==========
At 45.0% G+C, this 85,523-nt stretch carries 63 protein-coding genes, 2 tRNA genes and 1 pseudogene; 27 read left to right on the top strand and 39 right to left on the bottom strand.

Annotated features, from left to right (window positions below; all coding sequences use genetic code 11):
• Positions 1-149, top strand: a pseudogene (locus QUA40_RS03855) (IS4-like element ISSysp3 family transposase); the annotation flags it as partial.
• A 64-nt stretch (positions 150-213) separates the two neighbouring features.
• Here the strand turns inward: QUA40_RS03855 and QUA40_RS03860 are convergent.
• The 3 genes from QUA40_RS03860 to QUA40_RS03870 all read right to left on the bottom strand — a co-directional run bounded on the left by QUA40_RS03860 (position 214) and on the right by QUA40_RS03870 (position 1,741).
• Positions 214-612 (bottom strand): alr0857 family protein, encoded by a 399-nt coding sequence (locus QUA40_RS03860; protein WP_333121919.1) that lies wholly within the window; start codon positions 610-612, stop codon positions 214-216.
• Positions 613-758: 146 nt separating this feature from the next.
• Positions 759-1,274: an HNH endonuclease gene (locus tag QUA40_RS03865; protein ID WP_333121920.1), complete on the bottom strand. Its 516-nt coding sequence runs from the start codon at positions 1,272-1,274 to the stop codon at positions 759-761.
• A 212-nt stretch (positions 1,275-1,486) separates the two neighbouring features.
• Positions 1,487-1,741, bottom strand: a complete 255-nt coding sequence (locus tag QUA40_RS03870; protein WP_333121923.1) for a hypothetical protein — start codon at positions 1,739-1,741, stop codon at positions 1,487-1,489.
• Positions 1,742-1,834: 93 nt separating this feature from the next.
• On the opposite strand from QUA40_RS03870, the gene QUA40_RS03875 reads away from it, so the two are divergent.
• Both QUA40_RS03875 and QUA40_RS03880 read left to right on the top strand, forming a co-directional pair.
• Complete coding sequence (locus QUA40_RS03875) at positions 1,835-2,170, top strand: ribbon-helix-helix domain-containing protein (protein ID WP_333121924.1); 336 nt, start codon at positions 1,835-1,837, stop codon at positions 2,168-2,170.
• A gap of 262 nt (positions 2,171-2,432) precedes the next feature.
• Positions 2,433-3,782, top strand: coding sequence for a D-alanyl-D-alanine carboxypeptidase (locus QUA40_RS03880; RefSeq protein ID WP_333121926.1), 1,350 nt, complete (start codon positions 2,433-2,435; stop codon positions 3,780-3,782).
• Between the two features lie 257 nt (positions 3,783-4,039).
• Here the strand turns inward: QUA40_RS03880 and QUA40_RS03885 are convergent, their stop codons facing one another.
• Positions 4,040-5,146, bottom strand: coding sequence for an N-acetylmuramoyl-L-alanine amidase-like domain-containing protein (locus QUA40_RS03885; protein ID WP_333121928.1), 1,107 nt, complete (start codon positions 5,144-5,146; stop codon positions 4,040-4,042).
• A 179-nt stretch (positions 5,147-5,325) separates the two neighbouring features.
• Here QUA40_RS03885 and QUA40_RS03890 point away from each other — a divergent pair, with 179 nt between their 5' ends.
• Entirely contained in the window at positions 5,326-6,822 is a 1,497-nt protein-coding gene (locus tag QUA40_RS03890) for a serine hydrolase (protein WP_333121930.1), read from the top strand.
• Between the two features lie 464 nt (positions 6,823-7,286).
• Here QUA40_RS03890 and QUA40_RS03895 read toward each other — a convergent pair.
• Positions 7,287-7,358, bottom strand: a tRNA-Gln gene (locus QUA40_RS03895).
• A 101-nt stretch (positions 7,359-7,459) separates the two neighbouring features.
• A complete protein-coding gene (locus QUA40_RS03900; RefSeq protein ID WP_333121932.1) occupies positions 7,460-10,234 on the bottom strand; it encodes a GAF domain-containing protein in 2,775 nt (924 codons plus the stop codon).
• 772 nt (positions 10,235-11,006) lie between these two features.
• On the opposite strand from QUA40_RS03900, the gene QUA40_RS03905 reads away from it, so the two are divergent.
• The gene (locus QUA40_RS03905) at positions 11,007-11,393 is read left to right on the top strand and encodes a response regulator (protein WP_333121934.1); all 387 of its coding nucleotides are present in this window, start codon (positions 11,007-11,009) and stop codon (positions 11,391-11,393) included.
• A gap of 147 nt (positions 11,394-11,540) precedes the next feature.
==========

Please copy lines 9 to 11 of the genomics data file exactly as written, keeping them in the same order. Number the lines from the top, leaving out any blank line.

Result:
• Positions 759-1,274: an HNH endonuclease gene (locus tag QUA40_RS03865; protein ID WP_333121920.1), complete on the bottom strand. Its 516-nt coding sequence runs from the start codon at positions 1,272-1,274 to the stop codon at positions 759-761.
• A 212-nt stretch (positions 1,275-1,486) separates the two neighbouring features.
• Positions 1,487-1,741, bottom strand: a complete 255-nt coding sequence (locus tag QUA40_RS03870; protein WP_333121923.1) for a hypothetical protein — start codon at positions 1,739-1,741, stop codon at positions 1,487-1,489.